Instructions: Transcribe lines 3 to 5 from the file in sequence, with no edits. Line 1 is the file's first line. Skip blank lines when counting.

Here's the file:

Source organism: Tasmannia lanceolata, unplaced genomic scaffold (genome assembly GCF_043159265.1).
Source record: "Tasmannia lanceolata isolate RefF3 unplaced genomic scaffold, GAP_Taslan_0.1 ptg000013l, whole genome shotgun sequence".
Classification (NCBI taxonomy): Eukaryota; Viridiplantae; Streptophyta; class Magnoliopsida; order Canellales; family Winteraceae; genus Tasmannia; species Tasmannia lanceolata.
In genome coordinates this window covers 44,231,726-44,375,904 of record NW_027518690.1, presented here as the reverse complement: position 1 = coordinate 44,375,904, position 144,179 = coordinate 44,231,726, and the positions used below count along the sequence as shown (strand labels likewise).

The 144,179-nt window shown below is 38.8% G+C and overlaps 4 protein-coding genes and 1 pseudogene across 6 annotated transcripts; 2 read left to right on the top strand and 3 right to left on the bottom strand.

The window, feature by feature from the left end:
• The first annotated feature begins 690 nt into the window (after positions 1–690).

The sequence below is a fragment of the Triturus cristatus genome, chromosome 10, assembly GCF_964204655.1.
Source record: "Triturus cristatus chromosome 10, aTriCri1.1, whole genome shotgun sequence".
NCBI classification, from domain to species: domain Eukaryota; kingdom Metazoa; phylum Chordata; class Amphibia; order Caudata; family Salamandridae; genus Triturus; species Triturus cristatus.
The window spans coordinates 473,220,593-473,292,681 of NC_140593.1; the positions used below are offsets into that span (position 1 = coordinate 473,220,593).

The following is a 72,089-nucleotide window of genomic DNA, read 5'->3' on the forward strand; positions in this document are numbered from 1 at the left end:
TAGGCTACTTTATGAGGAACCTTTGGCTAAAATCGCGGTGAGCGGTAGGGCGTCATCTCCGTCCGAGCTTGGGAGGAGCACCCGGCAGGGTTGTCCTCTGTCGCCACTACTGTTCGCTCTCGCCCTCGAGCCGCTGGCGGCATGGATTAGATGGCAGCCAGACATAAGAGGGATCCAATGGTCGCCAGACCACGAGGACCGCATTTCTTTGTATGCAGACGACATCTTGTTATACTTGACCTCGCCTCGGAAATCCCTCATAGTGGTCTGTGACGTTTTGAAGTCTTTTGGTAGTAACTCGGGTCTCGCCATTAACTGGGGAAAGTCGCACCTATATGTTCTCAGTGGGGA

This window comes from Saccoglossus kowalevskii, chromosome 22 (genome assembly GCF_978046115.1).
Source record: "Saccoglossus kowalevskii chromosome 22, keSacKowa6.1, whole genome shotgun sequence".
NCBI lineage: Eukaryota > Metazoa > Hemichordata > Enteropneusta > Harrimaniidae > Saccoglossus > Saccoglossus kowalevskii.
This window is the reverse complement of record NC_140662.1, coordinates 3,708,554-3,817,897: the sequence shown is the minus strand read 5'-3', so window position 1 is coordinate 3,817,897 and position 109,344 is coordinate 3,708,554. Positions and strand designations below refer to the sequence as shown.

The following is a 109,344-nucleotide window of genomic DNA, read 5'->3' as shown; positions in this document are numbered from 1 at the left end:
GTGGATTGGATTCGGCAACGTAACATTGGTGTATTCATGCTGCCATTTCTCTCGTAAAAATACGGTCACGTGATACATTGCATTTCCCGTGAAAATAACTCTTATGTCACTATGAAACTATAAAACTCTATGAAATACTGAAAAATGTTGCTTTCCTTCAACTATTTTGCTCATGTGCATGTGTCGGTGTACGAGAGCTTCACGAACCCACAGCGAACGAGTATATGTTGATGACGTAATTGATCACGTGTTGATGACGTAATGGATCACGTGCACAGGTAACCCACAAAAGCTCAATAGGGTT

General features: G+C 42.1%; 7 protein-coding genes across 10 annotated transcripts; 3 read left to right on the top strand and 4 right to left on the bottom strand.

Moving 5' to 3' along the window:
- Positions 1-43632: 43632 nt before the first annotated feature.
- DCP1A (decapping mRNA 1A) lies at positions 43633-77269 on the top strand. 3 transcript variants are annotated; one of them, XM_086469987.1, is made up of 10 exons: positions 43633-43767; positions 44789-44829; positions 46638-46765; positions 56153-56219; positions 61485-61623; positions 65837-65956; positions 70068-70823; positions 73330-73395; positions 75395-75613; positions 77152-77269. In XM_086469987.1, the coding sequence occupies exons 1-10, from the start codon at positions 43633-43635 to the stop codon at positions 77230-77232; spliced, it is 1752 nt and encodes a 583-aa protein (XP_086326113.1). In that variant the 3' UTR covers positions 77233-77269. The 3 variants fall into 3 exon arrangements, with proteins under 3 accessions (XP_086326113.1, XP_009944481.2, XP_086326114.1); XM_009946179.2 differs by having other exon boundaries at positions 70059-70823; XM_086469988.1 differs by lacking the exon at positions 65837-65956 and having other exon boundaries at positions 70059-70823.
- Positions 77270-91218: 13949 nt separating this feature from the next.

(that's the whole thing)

Classification (NCBI taxonomy): Eukaryota; Viridiplantae; Streptophyta; class Magnoliopsida; order Canellales; family Winteraceae; genus Tasmannia; species Tasmannia lanceolata.
In genome coordinates this window covers 44,231,726-44,375,904 of record NW_027518690.1, presented here as the reverse complement: position 1 = coordinate 44,375,904, position 144,179 = coordinate 44,231,726, and the positions used below count along the sequence as shown (strand labels likewise).

The 144,179-nt window shown below is 38.8% G+C and overlaps 4 protein-coding genes and 1 pseudogene across 6 annotated transcripts; 2 read left to right on the top strand and 3 right to left on the bottom strand.